… the Sea of Simulation working again thing is just a theory…one that I hope is correct. ;)

Yeah, CLU barely containing him with a hotfix? Code being repaired just by shouting a name? Not communicated in the film so much.

Does this help shed some light on your understanding of the Tron universe?

Written by Weefz

17 January, 2011 at 8:39 pm

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#OneADay 3 – Selling Out?

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I sold out today. I guess. That’s how some would describe it.

I know more than a few people who refuse to accept advertising or payment for websites because it would dilute the integrity of their art, or some shit. I don’t know what they really believe but I honestly, truly and with all my heart simply CANNOT understand how taking money for doing something you were going to do anyway is selling out. Even better, taking money for something you love to do. Reviewers are paid for their opinions, are they not?

[Questioning aside: Is it possible to write a review without expressing your personal opinion? If all you do is describe features, well… that’s not a review. It’s marketing copy.]

Of course there are plenty of ways that you can sell out. In the NHS we have strict policies on this. Obviously you can’t have doctors in the pay of pharmaceutical companies. Big pharma… how we put this delicately? Doesn’t always have the best interests of patients in mind.

Doctors and other employees are perfectly entitled to invest in pharmaceutical and medical technology companies; they just need to declare those interests and are thereby excluded from purchasing decisions. They’re also perfectly free to evangelise about the latest, greatest Guidant pacemaker or extol the virtues of Medtronic new equine heart valve and how it could lead to the lowest comorbidity rates in the hospital’s history. They’re medical consultants after all – they know what’s best for our patients.

When it comes to gifts – well, any gift to an individual that’s worth over £25 must be declared to the Trust. Around Christmas time you’ll see a plethora of calendars, mugs, pens, letter organisers, all lovingly embossed with Spiriva, Crestor, Viagra, Procoralan. All perfectly reasonable, m’ludd. We’re just popping off to lunch now, would you like to come along? You don’t have a clinic scheduled this afternoon, do you?

But let’s face it – I’m running a games review site. One of my must-preserve-my-artistic-integrity friends was running a site that showed you live indie band gigs according to the nearest Tube station. We’re not exactly dealing with life-or-death here, nor spending millions of pounds of public money.

[Fun taxpayers’ aside – Did you know that an NHS coronary artery bypass graft (heart bypass) costs between to £8,000 and 12,000 per patient? God I loved it when those patients came down in the lift after being discharged and went straight to the vending machine for a king-sized Mars bar >.< ]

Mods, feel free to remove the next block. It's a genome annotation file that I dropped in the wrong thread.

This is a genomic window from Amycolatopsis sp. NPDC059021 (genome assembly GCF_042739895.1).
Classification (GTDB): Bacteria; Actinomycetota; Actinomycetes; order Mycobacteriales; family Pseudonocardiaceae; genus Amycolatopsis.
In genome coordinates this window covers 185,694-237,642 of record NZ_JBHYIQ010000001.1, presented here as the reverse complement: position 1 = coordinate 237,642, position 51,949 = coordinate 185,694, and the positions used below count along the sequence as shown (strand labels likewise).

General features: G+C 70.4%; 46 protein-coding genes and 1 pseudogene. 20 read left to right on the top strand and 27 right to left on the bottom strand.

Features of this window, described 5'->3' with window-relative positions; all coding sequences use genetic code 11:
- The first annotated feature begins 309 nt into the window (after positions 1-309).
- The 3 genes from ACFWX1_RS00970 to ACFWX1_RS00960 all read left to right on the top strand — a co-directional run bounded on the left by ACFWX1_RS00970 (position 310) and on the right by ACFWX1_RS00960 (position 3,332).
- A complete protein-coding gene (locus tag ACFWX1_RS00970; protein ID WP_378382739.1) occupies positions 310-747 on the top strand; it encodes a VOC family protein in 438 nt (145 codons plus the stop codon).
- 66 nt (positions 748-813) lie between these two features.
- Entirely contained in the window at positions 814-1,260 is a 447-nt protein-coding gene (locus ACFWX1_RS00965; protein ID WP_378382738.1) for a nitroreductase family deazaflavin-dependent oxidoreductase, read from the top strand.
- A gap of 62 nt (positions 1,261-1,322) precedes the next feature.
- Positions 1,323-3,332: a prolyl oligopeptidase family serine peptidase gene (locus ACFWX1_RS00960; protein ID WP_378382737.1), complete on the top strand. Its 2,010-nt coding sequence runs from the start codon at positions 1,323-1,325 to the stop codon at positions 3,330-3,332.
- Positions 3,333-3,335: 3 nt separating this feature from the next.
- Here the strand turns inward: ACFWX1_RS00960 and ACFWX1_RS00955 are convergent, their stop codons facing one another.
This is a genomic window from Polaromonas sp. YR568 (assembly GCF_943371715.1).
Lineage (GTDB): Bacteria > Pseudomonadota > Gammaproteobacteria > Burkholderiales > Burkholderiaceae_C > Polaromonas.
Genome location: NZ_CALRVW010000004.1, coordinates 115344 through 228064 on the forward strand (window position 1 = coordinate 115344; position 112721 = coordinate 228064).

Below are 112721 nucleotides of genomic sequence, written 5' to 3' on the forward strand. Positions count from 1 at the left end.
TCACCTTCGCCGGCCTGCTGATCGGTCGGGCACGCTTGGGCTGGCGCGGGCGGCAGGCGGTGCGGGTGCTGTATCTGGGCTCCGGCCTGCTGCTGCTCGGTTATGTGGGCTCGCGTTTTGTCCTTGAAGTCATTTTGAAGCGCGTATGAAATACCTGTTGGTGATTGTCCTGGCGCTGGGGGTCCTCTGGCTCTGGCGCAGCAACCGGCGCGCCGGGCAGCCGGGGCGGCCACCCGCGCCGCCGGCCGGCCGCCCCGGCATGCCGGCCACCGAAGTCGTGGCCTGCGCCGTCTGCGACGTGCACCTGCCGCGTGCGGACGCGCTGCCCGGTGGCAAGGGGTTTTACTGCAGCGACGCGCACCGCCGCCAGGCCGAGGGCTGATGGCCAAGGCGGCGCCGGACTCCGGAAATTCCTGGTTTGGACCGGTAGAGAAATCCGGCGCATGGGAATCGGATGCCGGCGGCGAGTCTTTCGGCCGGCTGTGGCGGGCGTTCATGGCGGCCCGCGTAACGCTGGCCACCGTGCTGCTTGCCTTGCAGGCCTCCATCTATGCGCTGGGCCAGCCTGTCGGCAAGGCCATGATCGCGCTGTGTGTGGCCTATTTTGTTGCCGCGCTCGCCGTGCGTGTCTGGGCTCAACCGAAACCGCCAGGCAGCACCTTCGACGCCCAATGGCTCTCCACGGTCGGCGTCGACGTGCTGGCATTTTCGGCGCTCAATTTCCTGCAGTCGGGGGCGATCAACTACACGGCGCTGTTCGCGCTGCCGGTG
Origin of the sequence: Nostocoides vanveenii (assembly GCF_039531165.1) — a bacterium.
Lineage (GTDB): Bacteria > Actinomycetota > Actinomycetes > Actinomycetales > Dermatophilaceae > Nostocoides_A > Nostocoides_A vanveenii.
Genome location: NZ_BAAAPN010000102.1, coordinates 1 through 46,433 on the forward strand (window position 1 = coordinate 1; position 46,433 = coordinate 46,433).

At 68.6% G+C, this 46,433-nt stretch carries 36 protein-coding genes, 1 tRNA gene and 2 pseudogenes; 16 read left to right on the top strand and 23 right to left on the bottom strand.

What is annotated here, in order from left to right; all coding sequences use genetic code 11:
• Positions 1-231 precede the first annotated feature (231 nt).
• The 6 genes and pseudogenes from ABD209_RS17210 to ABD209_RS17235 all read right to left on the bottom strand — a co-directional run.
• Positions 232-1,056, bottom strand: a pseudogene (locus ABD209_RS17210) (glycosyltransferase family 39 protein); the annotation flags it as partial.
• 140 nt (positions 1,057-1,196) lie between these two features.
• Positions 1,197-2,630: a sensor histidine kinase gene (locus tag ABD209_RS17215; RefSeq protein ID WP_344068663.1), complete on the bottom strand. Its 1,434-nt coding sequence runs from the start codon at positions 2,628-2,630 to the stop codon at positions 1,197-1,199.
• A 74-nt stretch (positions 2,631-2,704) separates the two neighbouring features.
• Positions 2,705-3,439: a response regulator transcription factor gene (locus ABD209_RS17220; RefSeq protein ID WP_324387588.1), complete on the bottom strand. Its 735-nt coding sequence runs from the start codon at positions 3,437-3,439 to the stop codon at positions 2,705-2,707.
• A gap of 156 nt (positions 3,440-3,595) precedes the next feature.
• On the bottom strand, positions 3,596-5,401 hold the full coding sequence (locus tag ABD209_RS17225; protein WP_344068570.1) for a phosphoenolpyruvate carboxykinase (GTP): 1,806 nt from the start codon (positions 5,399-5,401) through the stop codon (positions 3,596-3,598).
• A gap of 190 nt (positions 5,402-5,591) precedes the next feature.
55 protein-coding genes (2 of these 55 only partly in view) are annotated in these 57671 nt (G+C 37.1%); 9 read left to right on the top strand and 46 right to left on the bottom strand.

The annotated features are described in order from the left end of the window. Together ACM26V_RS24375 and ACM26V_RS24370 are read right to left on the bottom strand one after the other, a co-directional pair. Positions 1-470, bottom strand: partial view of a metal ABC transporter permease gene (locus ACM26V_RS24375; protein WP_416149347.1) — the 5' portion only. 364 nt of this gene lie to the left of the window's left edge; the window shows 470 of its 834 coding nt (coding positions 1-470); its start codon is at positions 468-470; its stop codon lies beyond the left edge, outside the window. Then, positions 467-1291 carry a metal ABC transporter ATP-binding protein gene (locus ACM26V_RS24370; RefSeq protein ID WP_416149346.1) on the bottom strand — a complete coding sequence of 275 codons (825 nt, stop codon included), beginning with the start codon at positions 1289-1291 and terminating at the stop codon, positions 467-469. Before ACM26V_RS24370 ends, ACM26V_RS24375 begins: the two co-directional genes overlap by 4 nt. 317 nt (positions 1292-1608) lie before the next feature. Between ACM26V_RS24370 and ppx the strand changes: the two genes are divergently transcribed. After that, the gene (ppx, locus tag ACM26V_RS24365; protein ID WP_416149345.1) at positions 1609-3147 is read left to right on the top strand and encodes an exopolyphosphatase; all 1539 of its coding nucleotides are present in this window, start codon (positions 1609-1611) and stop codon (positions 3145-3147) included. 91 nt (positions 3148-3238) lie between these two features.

This is the thing about games review sites. We all appear to be funded by games companies. I've seen some objections to free review copies of games but the reality is that if we had to buy games at retail prices, we'd all be bankrupt. Return on investment would mean that indie games don't have a snowball's chance in hell of getting coverage and the games press would be even more biased towards those with a large marketing budget. How about accepting payment for impressions? Sponsored posts – accepting money to write about a specific game? It's entirely my decision as to whether or not I give an unwarranted positive review – money changing hands does not equate to a loss of "artistic" integrity.

Rather more nebulous are things like the COD:BlOps helicopter holiday. I must admit, I find it strange that they praise Joystiq for choosing to pay for a smaller hotel room. How the heck is having your company pay for a small hotel room any different from having Activision pay for a large hotel room? A free holiday is a free holiday. At the end of it all, it still comes down to one person playing part of a game and making a choice as to whether or not it is worth £40, does it not? Isn’t that why we read reviews?

What I really don’t understand is why the tech/family/ethnic minority marketers aren’t working in the independent games blogger space. This is where the damage is done, of course – games sites being pressured to pull negative articles under the threat of losing funding. Looking at Quantcast (and how they get their numbers is a mystery to me) the US segment of my games site has a clear market appeal towards parents, people who earn under US$30k, Asians and Hispanics and people who have no college education. Surely somewhere in those segments is an interest that goes beyond gaming? Are we all so conditioned by Google AdSense that we compartmentalise our browsing habits to the extent that there’s no value in running non-games ads on a games site?

[edit: Good lord, Rock Paper Shotgun has an Intel advertisement running. More of this, please]

However you feel about journalist ethics and advertising, I ran my first site takeover advertisements today. And BioWare fangirl that I am, I’m glad that I popped my cherry with Dragon Age 2.

Written by Weefz

3 January, 2011 at 11:57 pm